Tuesday, January 23, 2007

That Sinking Feeling: CTA Bus Ridership

RTAMS data shows that public transit ridership in the region is almost 30% lower today than it was in 1980, despite substantial population growth in the region. The ridership losses, however, were primarily on the CTA bus system. The CTA bus system's poor performance continued in 2006, when bus ridership dropped another 1.6 percent (4.6 million riders.)

Figures are in millions:

Mode/1980/2005/% Change

CTA Bus/540.6m/305.5m/-43.5%
CTA Rail/155.5m/154.9m/-0.4%
RTA System/814.1m/574.2m/-29.5%

The CTA bus and rail systems were affected by the same general demographic trends, such as Chicago's population loss over the past 25 years, the decline in manufacturing employment and higher rates of auto ownership. Yet, the CTA rail system did better than any other transit system in the region, while the CTA bus system did far worse.

The most important factor in the decline in the CTA's bus system likely is growing traffic congestion. That congestion creates a vicious cycle: congestion reduces bus reliability (e.g., bunching) which prompts people to abandon the bus system for cars (or in some cases CTA rail) which causes more congestion, which causes more people to abandon the bus system. This cycle has been grinding away for the past 25 years or more.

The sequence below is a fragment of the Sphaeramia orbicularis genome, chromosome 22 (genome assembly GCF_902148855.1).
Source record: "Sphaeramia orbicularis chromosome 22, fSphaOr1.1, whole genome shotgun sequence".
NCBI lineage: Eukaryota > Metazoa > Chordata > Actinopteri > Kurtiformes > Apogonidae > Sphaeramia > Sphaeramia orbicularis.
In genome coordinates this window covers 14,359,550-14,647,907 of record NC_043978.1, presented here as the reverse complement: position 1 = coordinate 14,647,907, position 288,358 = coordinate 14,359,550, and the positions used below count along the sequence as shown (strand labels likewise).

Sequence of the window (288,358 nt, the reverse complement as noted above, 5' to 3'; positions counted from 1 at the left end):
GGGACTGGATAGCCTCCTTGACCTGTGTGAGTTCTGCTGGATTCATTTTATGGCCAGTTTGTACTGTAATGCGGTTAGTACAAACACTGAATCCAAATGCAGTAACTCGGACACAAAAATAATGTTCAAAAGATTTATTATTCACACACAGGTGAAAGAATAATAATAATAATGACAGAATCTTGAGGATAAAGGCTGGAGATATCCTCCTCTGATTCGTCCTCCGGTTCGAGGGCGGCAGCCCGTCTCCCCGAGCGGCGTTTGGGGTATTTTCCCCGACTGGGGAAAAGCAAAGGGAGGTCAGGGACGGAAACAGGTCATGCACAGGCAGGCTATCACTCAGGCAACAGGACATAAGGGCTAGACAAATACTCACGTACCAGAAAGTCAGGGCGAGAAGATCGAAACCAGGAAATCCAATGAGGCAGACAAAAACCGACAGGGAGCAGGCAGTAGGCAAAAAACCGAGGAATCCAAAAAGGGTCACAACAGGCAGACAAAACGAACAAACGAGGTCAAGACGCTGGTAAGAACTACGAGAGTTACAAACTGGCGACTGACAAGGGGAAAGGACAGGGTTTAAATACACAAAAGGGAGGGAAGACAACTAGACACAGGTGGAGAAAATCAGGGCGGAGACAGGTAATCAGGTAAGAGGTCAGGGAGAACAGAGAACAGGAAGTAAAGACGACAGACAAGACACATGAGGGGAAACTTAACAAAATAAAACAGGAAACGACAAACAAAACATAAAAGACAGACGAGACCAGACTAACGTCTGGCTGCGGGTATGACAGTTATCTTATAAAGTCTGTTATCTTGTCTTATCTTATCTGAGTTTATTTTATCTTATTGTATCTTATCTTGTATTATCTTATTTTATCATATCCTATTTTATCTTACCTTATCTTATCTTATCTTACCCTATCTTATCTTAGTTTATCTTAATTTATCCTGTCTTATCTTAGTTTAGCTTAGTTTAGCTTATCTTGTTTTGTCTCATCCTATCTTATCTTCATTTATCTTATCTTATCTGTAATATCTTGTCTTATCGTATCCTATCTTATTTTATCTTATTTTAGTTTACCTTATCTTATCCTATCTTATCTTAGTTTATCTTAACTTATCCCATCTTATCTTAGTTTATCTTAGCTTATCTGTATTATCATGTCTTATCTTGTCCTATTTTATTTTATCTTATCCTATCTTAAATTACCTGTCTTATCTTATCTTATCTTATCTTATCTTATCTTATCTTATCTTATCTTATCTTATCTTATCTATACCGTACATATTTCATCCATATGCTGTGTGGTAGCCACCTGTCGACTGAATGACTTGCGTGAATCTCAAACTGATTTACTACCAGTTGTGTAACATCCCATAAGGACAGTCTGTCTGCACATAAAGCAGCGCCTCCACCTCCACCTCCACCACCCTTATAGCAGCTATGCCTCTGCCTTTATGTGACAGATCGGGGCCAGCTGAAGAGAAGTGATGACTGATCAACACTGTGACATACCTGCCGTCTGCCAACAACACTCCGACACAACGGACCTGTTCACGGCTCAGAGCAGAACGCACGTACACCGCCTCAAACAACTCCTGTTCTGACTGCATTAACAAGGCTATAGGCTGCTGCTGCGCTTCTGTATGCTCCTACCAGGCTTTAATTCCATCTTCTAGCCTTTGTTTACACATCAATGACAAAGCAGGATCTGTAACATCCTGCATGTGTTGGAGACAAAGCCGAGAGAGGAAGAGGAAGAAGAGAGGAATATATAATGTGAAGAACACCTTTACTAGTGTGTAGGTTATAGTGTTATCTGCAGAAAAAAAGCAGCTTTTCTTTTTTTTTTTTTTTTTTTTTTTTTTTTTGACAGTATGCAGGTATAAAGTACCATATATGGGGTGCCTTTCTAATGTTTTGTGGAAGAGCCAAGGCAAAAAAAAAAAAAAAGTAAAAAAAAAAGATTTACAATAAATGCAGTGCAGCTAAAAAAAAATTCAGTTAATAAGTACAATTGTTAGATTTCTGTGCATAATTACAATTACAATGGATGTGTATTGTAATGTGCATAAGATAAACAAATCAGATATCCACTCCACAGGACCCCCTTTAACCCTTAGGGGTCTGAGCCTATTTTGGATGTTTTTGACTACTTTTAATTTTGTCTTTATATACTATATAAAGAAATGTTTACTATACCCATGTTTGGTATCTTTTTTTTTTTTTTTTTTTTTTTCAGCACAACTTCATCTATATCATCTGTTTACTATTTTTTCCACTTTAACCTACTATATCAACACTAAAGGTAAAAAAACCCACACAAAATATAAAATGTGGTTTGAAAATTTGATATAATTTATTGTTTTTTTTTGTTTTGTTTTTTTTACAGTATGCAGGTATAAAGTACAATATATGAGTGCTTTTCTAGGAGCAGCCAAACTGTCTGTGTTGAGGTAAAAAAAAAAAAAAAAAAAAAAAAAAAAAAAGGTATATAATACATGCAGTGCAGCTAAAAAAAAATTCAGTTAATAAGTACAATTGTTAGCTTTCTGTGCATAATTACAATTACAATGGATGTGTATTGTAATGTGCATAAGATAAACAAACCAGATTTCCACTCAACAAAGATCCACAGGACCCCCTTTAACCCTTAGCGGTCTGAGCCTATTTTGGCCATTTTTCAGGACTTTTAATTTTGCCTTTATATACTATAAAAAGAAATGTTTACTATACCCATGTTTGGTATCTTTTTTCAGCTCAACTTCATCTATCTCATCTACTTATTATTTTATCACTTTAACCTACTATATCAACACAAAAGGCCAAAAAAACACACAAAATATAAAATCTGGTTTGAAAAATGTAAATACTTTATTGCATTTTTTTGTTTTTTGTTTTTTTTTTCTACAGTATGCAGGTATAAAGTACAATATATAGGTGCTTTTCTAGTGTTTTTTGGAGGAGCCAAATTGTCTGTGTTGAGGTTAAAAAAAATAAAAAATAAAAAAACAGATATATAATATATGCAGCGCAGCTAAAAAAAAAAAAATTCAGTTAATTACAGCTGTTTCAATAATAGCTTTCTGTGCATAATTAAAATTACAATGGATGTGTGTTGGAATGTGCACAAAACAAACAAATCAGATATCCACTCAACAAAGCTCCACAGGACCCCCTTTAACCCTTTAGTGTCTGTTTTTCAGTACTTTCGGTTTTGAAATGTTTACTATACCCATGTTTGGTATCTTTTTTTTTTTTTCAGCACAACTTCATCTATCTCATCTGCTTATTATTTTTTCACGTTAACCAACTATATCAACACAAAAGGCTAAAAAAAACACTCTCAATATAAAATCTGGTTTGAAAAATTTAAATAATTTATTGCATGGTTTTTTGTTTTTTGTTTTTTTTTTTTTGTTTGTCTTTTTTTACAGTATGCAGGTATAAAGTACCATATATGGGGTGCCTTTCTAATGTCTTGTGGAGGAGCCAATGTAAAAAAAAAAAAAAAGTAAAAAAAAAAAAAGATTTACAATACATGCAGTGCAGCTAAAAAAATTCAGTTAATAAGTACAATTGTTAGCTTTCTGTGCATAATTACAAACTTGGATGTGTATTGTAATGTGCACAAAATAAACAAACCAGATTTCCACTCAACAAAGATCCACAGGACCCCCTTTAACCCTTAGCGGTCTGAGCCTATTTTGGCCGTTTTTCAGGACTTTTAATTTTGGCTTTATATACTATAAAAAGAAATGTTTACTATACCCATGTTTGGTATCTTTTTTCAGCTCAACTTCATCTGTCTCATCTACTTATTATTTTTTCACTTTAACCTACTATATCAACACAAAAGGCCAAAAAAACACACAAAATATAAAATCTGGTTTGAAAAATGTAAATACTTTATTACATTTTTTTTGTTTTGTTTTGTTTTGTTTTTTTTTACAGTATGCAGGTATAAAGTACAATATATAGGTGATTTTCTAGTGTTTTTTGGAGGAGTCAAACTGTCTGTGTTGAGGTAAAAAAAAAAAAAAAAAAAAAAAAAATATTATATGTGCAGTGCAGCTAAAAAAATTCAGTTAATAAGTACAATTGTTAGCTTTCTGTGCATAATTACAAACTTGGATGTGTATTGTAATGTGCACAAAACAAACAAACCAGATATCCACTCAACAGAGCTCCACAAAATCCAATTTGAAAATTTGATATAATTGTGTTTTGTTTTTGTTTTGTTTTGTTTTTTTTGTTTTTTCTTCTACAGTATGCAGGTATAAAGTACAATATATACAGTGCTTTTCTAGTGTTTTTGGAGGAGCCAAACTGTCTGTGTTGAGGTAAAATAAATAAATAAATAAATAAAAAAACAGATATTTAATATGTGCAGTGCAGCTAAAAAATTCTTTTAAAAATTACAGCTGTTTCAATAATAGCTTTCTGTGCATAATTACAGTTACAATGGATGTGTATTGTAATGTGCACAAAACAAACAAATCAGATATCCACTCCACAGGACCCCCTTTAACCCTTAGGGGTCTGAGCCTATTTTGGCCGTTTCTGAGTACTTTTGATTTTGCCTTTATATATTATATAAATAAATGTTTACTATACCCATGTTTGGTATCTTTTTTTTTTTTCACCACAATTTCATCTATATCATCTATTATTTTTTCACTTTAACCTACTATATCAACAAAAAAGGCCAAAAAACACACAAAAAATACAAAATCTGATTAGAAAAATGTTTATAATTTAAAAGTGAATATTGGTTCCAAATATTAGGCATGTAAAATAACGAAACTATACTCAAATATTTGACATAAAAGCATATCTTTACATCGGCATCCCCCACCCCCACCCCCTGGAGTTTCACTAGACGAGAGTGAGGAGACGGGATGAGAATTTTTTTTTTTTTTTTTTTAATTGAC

The flip side of this market decline in the CTA bus system is that the lost CTA bus riders may be the people most likely to be lured back on to public transit if bus system reliability can be improved. Improving bus system reliability will depend on low-glamor but effective measures such as traffic signal priorization for buses, a system wide roll out of real time bus location technology so people can use their cellphones to know when their next bus will arrive, use of bus rapid transit techniques, and other efforts to improve the travel experience (e.g., even more bus shelters, onboard Wi-Fi).

Such mundane improvements do not seem to be on the radar screen of the Moving Beyond Congestion proponents, including the service boards. Except for middling efforts to develop a few BRT routes, the MBC capital improvements wish list is tilted towards rail line investments.

It seems that in the effort to buy political support by scattering big ticket capital items around the region, the MBC proponents are forgetting that their first mission should be to attract back to transit the many folks who abandoned transit under the RTA's watch.

The 235 million annual trips lost on the CTA bus system between 1980 and 2005, roughly 650,000 per day, might be the easiest trips to win back to the region's public transit system. It is a shame that the MBC proponents are overlooking this market opportunity and failing to propose investing in winning these folks back to public transit.

Instead, it looks like we'll continue mining for public transit riders in exurban areas through Metra line extensions and more Pace service. Given Metra and Pace's poor performance during 25 years when their primary service areas were booming with rapidly growing population and employment growth, this strategy may be necessary politically but it doesn't make good transit sense.

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